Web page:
"I am an EMT with more than 5,000 calls' experience, not a paramedic," said Vineyard, regarding other remarks from Harris about Vineyard's emergency preparedness background. "But a paramedic is not what I'm being hired for. I'm being hired to administer the district."
Vineyard’s certifications and training include:
- Fire Fighter I & II, Greater St. Louis County Fire Chiefs Association
- EMT – License B-45184, Missouri Department of Health
- Hazardous Materials Technician
- NFA – Hazardous Materials Management Incident Response
- Fire Service Instructor I
- Fire Service Instructor II
- Fire Officer I
- Fire Officer II
- Fire Inspector I
- Fire Investigator
- National Incident Management System 100, 200, 300, 400 & 700
- Incident Safety Officer
He is working toward a bachelor's degree in fire service management.
Monarch's announcement indicated Vineyard's career accomplishments as successfully managing a financially struggling district into a financially solvent district with $1.3 million in reserves; directing the construction of a new fire/administration facility; and initiating an aggressive community relations program that includes CPR training, smoke detector installations, child safety seat installations, Christmas Toy Drive and public education.
He was selected to participate in promotional processes for other St. Louis County fire agencies, according to Monarch information. He also was awarded the Greater St. Louis Area Fire Chiefs Association’s 2003 Fire Service Instructor of the Year.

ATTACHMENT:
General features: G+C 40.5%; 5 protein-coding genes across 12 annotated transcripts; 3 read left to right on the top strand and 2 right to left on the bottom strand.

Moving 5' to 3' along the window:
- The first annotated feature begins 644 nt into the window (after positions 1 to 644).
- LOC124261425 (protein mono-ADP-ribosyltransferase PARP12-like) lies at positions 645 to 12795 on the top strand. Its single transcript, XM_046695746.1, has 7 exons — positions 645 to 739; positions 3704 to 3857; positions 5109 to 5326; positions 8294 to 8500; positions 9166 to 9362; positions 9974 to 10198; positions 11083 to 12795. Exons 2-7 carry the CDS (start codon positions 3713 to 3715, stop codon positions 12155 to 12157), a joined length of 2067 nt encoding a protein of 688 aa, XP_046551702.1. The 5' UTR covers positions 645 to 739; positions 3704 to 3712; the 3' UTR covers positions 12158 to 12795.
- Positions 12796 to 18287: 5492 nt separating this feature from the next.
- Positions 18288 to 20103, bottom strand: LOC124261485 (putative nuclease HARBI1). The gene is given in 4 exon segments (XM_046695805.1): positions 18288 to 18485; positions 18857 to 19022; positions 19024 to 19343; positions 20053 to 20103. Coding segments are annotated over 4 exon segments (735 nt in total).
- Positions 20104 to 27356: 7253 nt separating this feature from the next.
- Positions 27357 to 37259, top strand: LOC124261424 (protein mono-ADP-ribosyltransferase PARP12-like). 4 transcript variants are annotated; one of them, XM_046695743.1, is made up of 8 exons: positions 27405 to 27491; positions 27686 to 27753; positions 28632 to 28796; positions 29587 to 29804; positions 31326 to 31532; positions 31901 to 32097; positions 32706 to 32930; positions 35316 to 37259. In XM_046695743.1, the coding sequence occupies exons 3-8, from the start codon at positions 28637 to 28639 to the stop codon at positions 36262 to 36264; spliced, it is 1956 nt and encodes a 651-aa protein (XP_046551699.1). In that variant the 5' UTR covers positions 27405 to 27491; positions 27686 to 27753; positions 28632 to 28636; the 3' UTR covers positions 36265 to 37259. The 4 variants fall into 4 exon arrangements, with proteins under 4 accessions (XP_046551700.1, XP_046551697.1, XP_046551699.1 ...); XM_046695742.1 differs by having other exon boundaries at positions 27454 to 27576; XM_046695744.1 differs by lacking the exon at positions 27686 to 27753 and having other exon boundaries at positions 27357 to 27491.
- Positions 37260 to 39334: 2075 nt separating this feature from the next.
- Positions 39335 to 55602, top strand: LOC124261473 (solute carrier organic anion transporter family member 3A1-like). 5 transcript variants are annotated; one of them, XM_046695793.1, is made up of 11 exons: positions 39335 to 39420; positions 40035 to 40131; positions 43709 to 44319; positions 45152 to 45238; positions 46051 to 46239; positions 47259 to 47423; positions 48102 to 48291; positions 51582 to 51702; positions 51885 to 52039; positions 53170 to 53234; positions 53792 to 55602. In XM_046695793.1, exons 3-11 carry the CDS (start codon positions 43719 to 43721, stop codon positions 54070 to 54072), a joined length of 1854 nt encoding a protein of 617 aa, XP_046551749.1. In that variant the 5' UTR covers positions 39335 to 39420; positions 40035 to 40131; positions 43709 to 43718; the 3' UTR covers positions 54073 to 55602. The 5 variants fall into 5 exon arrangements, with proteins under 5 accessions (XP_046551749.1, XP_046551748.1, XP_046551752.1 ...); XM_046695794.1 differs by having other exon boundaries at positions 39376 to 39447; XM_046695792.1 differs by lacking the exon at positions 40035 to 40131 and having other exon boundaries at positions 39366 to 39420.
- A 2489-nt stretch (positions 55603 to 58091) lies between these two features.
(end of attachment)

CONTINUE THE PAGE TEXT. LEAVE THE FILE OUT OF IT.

Vineyard serves in various capacities with the following organizations:
- Secretary, Greater St. Louis Area Fire Chiefs Association
- Board Member, Greater St. Louis Area Fire Chiefs Association, Special Programs
- Chairman, Greater St. Louis Area Fire Chiefs Association Awards Committee
- Member, International Association of Fire Chiefs
- Member, Missouri Association of Fire Chiefs
- St. Louis County Hazardous Materials Response Team
- President, North County Training Association
Vineyard and his wife, Maureen, have a son and a daughter. He is an assistant Boy Scout Master, and coaches his daughter’s softball team, according to the Monarch announcement.
“I am very excited about the opportunity to work with the board of directors, men and women of the fire district and serving the great citizens of the Monarch Fire Protection District,” Vineyard said.
Vineyard told Patch that his goals for the Monarch district are to address the image misperceptions of the firefighters being overpaid and underworked. "Monarch firefighters have been drug through the mud in the last several years," he said. "They do make a decent living, but they train hard and work hard. And when that bell rings, they are prepared to do their jobs."
"I want to let more Monarch citizens know about what the Monarch men and women do on a daily basis, and how progressive the district is. Our No. 1 commitment is to the safety of the citizens," he said.
Regarding innuendos about Vineyard's relationship with the firefighters union, he said he was contacted by the search firm for this job and went through the same process as every other candidate. "I'm not in there with an agenda," he said. "I'm in there to do the best I can for the board, for the men and women of this district, and for the citizens of Monarch."